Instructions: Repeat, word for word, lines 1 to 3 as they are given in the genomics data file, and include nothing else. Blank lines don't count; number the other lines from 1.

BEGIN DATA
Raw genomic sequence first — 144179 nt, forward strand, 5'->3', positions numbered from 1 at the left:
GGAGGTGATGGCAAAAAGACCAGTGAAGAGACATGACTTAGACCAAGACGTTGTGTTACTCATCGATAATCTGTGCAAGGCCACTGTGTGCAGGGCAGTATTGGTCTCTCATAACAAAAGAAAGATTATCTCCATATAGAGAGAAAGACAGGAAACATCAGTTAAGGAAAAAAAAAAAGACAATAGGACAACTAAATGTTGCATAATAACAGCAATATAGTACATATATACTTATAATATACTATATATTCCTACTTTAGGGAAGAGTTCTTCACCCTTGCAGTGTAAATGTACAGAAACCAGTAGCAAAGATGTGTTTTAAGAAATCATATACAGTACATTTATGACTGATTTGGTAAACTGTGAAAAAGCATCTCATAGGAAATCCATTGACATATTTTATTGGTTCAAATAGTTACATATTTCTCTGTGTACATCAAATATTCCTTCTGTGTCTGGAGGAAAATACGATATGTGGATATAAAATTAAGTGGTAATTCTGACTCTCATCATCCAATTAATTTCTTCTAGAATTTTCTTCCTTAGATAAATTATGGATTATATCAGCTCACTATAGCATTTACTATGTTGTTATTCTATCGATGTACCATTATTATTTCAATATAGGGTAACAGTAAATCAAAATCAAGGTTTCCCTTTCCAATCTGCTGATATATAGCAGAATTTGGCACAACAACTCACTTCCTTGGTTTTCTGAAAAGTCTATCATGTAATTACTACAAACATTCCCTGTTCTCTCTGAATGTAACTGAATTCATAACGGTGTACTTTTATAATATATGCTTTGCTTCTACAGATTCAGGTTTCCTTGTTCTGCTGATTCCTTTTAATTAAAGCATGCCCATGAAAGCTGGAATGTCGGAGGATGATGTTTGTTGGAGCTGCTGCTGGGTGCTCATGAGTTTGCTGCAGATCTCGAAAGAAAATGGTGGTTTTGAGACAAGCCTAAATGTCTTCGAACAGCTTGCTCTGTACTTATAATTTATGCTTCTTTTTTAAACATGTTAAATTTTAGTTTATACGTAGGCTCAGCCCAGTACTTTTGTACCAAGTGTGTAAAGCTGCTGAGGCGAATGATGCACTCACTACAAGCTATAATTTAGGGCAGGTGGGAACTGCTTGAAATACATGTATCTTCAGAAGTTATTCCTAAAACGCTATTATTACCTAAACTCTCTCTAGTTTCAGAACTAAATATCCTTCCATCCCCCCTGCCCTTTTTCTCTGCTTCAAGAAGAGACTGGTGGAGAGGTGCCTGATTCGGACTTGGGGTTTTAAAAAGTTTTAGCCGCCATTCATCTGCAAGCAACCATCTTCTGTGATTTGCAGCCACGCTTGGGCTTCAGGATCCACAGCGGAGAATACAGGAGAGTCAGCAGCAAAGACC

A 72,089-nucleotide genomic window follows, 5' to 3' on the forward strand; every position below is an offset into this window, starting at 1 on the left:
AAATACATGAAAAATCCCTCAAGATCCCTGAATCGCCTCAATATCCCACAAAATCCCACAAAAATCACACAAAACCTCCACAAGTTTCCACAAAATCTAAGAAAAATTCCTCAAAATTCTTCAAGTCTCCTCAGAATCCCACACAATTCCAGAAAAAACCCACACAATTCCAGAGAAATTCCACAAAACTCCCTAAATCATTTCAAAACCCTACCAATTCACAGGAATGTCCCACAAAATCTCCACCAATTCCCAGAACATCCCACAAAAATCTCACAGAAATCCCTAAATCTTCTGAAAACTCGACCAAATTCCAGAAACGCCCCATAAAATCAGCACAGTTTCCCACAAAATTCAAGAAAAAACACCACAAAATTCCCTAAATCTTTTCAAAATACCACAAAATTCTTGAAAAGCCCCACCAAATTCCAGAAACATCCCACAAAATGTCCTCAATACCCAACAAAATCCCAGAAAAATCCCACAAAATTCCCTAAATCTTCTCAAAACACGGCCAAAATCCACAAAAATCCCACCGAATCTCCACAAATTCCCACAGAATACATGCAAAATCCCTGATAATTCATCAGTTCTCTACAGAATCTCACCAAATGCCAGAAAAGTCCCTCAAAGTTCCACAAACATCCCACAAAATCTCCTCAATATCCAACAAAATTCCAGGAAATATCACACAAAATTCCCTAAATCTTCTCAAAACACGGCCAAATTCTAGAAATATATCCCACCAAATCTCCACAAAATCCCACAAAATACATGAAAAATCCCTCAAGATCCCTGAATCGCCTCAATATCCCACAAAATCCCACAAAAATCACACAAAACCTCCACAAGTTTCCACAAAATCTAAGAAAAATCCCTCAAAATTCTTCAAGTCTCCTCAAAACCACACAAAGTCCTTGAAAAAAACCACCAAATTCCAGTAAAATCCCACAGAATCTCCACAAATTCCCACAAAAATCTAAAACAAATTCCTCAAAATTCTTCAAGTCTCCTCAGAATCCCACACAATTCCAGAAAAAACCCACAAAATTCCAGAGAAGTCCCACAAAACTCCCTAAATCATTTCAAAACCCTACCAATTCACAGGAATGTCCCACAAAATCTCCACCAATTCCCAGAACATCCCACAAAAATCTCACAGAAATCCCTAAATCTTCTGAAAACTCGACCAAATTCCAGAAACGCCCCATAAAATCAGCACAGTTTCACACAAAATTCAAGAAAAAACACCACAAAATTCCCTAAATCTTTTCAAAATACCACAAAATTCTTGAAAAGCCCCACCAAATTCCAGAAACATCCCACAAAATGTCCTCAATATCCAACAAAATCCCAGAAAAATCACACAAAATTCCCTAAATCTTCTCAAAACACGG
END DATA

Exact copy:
Raw genomic sequence first — 144179 nt, forward strand, 5'->3', positions numbered from 1 at the left:
GGAGGTGATGGCAAAAAGACCAGTGAAGAGACATGACTTAGACCAAGACGTTGTGTTACTCATCGATAATCTGTGCAAGGCCACTGTGTGCAGGGCAGTATTGGTCTCTCATAACAAAAGAAAGATTATCTCCATATAGAGAGAAAGACAGGAAACATCAGTTAAGGAAAAAAAAAAAGACAATAGGACAACTAAATGTTGCATAATAACAGCAATATAGTACATATATACTTATAATATACTATATATTCCTACTTTAGGGAAGAGTTCTTCACCCTTGCAGTGTAAATGTACAGAAACCAGTAGCAAAGATGTGTTTTAAGAAATCATATACAGTACATTTATGACTGATTTGGTAAACTGTGAAAAAGCATCTCATAGGAAATCCATTGACATATTTTATTGGTTCAAATAGTTACATATTTCTCTGTGTACATCAAATATTCCTTCTGTGTCTGGAGGAAAATACGATATGTGGATATAAAATTAAGTGGTAATTCTGACTCTCATCATCCAATTAATTTCTTCTAGAATTTTCTTCCTTAGATAAATTATGGATTATATCAGCTCACTATAGCATTTACTATGTTGTTATTCTATCGATGTACCATTATTATTTCAATATAGGGTAACAGTAAATCAAAATCAAGGTTTCCCTTTCCAATCTGCTGATATATAGCAGAATTTGGCACAACAACTCACTTCCTTGGTTTTCTGAAAAGTCTATCATGTAATTACTACAAACATTCCCTGTTCTCTCTGAATGTAACTGAATTCATAACGGTGTACTTTTATAATATATGCTTTGCTTCTACAGATTCAGGTTTCCTTGTTCTGCTGATTCCTTTTAATTAAAGCATGCCCATGAAAGCTGGAATGTCGGAGGATGATGTTTGTTGGAGCTGCTGCTGGGTGCTCATGAGTTTGCTGCAGATCTCGAAAGAAAATGGTGGTTTTGAGACAAGCCTAAATGTCTTCGAACAGCTTGCTCTGTACTTATAATTTATGCTTCTTTTTTAAACATGTTAAATTTTAGTTTATACGTAGGCTCAGCCCAGTACTTTTGTACCAAGTGTGTAAAGCTGCTGAGGCGAATGATGCACTCACTACAAGCTATAATTTAGGGCAGGTGGGAACTGCTTGAAATACATGTATCTTCAGAAGTTATTCCTAAAACGCTATTATTACCTAAACTCTCTCTAGTTTCAGAACTAAATATCCTTCCATCCCCCCTGCCCTTTTTCTCTGCTTCAAGAAGAGACTGGTGGAGAGGTGCCTGATTCGGACTTGGGGTTTTAAAAAGTTTTAGCCGCCATTCATCTGCAAGCAACCATCTTCTGTGATTTGCAGCCACGCTTGGGCTTCAGGATCCACAGCGGAGAATACAGGAGAGTCAGCAGCAAAGACC

A 72,089-nucleotide genomic window follows, 5' to 3' on the forward strand; every position below is an offset into this window, starting at 1 on the left: